Davis Peach Farm needs $150k to stay open after storm damage


When Davis Peach Farm owner Christine Davis saw the extent of the devastation caused by a severe thunderstorm earlier this month, she went “totally numb.”

Now, nearly two weeks later, she still finds wind-ravaged trees almost every time she enters the orchard.

“Every row I go through, there’s such destruction,” she said. “I’m thinking, ‘How am I going to take care of my [six] kids?’”

With large swaths of the crop wiped out earlier this month, the owners of Davis Peach Farm in Wading River may be forced to shut it down after farming the land for more than 100 years.

The farm now needs to raise $150,000 to stay afloat, Ms. Davis said.

“If I don’t raise that money — which I’m not going to do just by selling the fruit I have left — we’ll have to close,” she said. “I don’t have a backup plan.”

On Thursday, she launched a GoFundMe page after a customer suggested she try to crowdsource the funds. As of Monday evening, the page has drawn just $200 in donations.

The farm was heavily damaged in the early August storm, which knocked down hundreds of peach, cherry and apricot trees at the property.

Ms. Davis — whose family has farmed Long Island for more than 100 years — estimates she lost 15 days worth of harvestable produce.

“It would almost be better if we lost later in the season after the fruit was harvested because then I would have income,” she said.

The destruction has lasting implications, too, since cherry trees must be planted about 12 years before fruit can be harvested and apricot trees must be planted between six and seven years before producing good fruit, Ms. Davis explained.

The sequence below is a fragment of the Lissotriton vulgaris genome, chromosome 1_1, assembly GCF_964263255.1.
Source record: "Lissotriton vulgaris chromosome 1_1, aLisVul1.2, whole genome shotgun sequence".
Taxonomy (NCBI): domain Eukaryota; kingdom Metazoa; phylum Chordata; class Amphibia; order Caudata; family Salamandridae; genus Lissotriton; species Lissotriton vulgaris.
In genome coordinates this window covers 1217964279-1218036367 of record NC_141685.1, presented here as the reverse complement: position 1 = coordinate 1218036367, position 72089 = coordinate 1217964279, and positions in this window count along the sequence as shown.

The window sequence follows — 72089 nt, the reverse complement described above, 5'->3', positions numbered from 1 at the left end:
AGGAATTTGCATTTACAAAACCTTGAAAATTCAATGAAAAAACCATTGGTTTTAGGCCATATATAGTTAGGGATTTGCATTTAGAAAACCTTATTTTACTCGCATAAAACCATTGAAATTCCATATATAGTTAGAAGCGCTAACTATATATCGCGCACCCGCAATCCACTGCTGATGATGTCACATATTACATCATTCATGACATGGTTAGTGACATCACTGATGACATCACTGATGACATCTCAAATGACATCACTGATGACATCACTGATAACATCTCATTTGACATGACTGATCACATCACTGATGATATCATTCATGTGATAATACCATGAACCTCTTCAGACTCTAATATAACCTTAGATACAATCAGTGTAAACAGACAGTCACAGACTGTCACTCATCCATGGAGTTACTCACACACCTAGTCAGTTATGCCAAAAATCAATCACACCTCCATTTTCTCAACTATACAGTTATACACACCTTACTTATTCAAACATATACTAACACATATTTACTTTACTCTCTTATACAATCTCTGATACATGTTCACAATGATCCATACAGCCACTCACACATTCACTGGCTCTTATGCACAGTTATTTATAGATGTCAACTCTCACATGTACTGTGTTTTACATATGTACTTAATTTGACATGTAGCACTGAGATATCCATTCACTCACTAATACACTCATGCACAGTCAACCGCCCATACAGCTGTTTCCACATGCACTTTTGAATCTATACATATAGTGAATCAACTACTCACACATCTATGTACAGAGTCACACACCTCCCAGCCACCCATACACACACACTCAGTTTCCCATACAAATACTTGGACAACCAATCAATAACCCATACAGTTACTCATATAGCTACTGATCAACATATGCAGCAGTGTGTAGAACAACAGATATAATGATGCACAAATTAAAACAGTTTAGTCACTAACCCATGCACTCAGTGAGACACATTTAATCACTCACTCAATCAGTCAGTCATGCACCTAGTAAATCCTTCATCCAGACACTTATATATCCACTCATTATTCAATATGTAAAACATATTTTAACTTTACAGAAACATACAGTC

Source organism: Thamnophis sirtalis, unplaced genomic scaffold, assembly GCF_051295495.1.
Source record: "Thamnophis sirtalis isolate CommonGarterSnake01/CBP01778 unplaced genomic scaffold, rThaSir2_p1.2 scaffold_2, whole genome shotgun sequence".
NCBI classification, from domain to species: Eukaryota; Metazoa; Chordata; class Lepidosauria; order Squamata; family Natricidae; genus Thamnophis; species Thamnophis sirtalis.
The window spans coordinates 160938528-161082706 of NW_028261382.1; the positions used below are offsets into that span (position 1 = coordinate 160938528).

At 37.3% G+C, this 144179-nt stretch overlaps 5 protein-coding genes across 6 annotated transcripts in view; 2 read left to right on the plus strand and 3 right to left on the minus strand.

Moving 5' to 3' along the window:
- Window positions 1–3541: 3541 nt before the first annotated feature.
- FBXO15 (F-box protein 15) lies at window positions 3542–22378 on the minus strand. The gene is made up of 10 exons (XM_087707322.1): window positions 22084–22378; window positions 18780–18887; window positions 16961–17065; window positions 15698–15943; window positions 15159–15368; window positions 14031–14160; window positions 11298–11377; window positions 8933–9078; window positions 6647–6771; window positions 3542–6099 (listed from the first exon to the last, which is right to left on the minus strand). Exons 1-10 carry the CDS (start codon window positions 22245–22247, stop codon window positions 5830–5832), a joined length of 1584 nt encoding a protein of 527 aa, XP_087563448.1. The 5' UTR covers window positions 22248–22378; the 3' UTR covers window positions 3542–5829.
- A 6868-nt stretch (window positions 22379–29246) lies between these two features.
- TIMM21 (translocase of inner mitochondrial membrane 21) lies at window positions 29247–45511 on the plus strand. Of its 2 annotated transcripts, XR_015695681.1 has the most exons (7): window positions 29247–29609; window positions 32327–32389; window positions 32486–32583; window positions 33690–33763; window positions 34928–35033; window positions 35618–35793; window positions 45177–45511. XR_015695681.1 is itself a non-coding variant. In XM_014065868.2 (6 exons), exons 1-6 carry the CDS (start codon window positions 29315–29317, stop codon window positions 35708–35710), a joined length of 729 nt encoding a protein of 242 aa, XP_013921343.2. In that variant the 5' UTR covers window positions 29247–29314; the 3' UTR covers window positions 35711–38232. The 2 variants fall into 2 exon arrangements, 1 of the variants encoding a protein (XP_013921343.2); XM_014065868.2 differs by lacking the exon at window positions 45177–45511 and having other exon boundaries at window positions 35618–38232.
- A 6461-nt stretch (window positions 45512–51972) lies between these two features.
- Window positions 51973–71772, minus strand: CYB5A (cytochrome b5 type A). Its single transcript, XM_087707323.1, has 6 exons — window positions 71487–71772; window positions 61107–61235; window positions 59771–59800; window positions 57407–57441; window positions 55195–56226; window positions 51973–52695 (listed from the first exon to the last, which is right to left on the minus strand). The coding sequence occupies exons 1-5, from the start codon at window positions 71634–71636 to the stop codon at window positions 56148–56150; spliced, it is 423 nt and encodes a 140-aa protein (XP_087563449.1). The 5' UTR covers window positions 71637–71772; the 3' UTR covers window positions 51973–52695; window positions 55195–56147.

Peaches can be picked two years after trees are planted, but the fruit needs five years before it is at its best.

About a quarter of the fruit that survived the wind also suffered hail damage and is no longer usable because it rots quickly and attracts insects, Ms. Davis said.

Ms. Davis took over the farm in 2011 and immediately had to endure Hurricane Irene, then Hurricane Sandy two years later. But she said this month’s storm was worse than those two tropical storms combined. The reason: timing.

“August is National Peach Month, and it’s when everyone comes through,” she said. “We didn’t have anything to give them. That’s a huge, huge chunk of our income gone. Usually, we don’t make enough until the end of September or beginning of October to turn a profit.”

Ms. Davis said she no longer has insurance on her crops because it was not helpful enough after Sandy hit, so she must pay for everything herself.

If their goal is met, the money would let the Davis family cover the costs of replanting crops, removing damaged trees, installing new irrigation and helping the family survive until they can turn a profit again, Ms. Davis said.

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Correction: Due to an editing error, the article previously stated the farm has been in operation for more than 100 years. While the family has been farming Long Island for more than 100 years, they started at a different location.